While Cerletti did not assert this claim in her complaint, federal law likely also preempts Sheriff Mirkarimi's sanctuary policy. The Supreme Court of the United States has repeatedly interpreted the Supremacy Clause of the United States Constitution, which establishes federal law as "the supreme law of the land," to invalidate any state or local immigration law, ordinance, or policy that stands as an obstacle to the accomplishment and execution of the "full purposes and objectives" of Congress in enacting federal immigration law. (Hines v. Davidowitz, 312 U. S. 52 (1941); De Canas v. Bica, 424 U.S. 351 (1976)) Because San Francisco's policy impedes communication between immigration officials and state and local officials — communication that Congress has already expressly said cannot be prohibited — it is possible a court could find Sheriff Mirkarimi's policy to be preempted.
Outrage against Sheriff Mirkarimi's sanctuary policy intensified in the months following the fatal shooting of 32 year-old Kate Steinle in San Francisco this summer by an illegal alien suspect. The suspect had been in custody of the San Francisco Sheriff's Department prior to the shooting, but was released when Sheriff Mirkarimi refused to cooperate with ICE and comply with a detainer request the federal government placed on the suspect. San Francisco Mayor Ed Lee sent a letter to Sheriff Mirkarimi, calling on him to rescind the policy. "I urge you to rescind this policy immediately, in the interest of public safety." (Breitbart, Jul. 17, 2015) Sheriff Mirkarimi refused to retract his policy, and his decision was supported by a resolution passed by the San Francisco Board of Supervisors in October. (FAIR Legislative Update, Oct. 27, 2015)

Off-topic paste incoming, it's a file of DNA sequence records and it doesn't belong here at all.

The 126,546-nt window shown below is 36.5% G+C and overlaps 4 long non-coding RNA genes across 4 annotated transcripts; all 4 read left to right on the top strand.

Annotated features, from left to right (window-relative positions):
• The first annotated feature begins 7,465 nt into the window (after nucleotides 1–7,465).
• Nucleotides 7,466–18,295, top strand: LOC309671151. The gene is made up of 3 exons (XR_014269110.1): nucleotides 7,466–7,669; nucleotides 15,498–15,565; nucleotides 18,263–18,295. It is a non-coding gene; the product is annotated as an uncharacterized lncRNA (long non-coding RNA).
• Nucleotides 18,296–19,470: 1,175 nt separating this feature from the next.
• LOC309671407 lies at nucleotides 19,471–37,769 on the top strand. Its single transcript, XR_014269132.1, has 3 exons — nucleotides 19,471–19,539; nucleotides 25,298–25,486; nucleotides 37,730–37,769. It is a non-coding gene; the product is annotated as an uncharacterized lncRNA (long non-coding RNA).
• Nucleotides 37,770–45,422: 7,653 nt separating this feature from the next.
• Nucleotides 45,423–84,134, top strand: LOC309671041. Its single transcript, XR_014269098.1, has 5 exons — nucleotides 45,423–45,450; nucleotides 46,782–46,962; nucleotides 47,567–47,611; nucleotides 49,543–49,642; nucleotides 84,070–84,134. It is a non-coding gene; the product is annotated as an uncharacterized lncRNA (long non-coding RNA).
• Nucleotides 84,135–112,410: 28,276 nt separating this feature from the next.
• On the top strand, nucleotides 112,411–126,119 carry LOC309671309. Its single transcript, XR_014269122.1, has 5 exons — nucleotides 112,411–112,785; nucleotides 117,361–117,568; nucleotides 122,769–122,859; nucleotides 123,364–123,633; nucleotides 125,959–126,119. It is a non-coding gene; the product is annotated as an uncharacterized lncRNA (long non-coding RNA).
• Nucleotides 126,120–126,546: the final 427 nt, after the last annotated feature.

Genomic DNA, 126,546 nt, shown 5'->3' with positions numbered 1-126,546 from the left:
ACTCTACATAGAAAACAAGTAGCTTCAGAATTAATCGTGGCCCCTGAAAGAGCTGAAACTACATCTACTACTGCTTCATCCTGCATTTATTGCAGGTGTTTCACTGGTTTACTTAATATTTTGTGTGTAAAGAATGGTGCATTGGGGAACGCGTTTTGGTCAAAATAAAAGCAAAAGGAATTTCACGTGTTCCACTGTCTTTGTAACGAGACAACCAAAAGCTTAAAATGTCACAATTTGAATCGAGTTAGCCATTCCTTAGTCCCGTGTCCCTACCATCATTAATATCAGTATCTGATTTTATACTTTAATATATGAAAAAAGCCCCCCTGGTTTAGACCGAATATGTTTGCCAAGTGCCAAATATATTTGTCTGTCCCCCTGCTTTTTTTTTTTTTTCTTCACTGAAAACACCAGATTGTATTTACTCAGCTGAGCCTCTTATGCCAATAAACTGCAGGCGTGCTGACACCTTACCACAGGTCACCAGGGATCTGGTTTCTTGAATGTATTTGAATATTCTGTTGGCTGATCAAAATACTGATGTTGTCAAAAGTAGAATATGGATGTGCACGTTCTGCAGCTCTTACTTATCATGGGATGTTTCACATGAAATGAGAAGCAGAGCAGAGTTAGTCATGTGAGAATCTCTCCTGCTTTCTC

Cerletti's case is not the first case to be brought against Sheriff Mirkarimi's sanctuary policy. On July 13, 2015, the San Francisco Deputy Sheriff's Association, which represents 750 San Francisco Sheriff's Deputies, filed a complaint contesting the policy. (FAIR Legislative Update, July 28, 2015) The Association charges that the SFSD's refusal to cooperate with federal immigration authorities "recklessly compromises the safety" of the citizens, visitors, and law enforcement personnel of San Francisco. (Complaint, July 13, 2015) In addition, Kate Steinle's family filed a lawsuit this September against San Francisco Sheriff Ross Mirkarimi, ICE, and Bureau of Land Management, claiming that officials are partly responsible for Steinle's murder. (FAIR Legislative Update, Sept. 9, 2015) The Steinle family claims San Francisco Sheriff Mirkarimi acted negligently and violated federal laws requiring that local officials be able to openly communicate with ICE regarding the immigration status of an individual. (Id.)
Cerletti's complaint asks the court to declare that Sheriff Mirkarimi's sanctuary policy is illegal and in violation of federal law. (Complaint, Dec. 4, 2015) She also requests the court to order the SFSD from expending any additional taxpayer funds or taxpayer-financed resources to implement, enforce, maintain, defend, or otherwise carry out the provisions of Mirkarimi's sanctuary policy. (Id.) Cerletti is represented in this matter by attorneys at Judicial Watch. (Id.)